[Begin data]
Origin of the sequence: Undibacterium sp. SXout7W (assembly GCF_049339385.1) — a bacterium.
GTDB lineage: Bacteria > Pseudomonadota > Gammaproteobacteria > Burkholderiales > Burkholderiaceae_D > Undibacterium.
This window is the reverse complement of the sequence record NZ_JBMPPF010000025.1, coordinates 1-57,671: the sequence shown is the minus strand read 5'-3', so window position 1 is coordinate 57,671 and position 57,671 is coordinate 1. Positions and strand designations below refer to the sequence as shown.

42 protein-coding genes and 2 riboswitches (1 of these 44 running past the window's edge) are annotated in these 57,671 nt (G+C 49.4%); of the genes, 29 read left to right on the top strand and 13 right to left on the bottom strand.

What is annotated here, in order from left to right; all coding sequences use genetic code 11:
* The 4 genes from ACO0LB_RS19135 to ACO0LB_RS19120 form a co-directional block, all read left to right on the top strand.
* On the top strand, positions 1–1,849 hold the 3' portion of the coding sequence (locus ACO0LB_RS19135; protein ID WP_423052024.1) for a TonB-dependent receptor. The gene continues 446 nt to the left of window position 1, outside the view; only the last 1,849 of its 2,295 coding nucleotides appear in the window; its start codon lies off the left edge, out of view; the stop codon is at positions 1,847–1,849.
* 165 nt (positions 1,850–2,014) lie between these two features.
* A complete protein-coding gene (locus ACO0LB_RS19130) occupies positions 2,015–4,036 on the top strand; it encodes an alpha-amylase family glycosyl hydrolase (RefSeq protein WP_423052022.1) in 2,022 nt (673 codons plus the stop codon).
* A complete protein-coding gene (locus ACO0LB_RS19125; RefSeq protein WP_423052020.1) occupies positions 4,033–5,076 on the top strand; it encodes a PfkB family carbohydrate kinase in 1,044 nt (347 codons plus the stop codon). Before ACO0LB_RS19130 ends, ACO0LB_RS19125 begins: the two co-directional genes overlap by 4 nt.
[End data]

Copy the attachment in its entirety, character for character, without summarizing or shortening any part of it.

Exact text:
Origin of the sequence: Undibacterium sp. SXout7W (assembly GCF_049339385.1) — a bacterium.
GTDB lineage: Bacteria > Pseudomonadota > Gammaproteobacteria > Burkholderiales > Burkholderiaceae_D > Undibacterium.
This window is the reverse complement of the sequence record NZ_JBMPPF010000025.1, coordinates 1-57,671: the sequence shown is the minus strand read 5'-3', so window position 1 is coordinate 57,671 and position 57,671 is coordinate 1. Positions and strand designations below refer to the sequence as shown.

42 protein-coding genes and 2 riboswitches (1 of these 44 running past the window's edge) are annotated in these 57,671 nt (G+C 49.4%); of the genes, 29 read left to right on the top strand and 13 right to left on the bottom strand.

What is annotated here, in order from left to right; all coding sequences use genetic code 11:
* The 4 genes from ACO0LB_RS19135 to ACO0LB_RS19120 form a co-directional block, all read left to right on the top strand.
* On the top strand, positions 1–1,849 hold the 3' portion of the coding sequence (locus ACO0LB_RS19135; protein ID WP_423052024.1) for a TonB-dependent receptor. The gene continues 446 nt to the left of window position 1, outside the view; only the last 1,849 of its 2,295 coding nucleotides appear in the window; its start codon lies off the left edge, out of view; the stop codon is at positions 1,847–1,849.
* 165 nt (positions 1,850–2,014) lie between these two features.
* A complete protein-coding gene (locus ACO0LB_RS19130) occupies positions 2,015–4,036 on the top strand; it encodes an alpha-amylase family glycosyl hydrolase (RefSeq protein WP_423052022.1) in 2,022 nt (673 codons plus the stop codon).
* A complete protein-coding gene (locus ACO0LB_RS19125; RefSeq protein WP_423052020.1) occupies positions 4,033–5,076 on the top strand; it encodes a PfkB family carbohydrate kinase in 1,044 nt (347 codons plus the stop codon). Before ACO0LB_RS19130 ends, ACO0LB_RS19125 begins: the two co-directional genes overlap by 4 nt.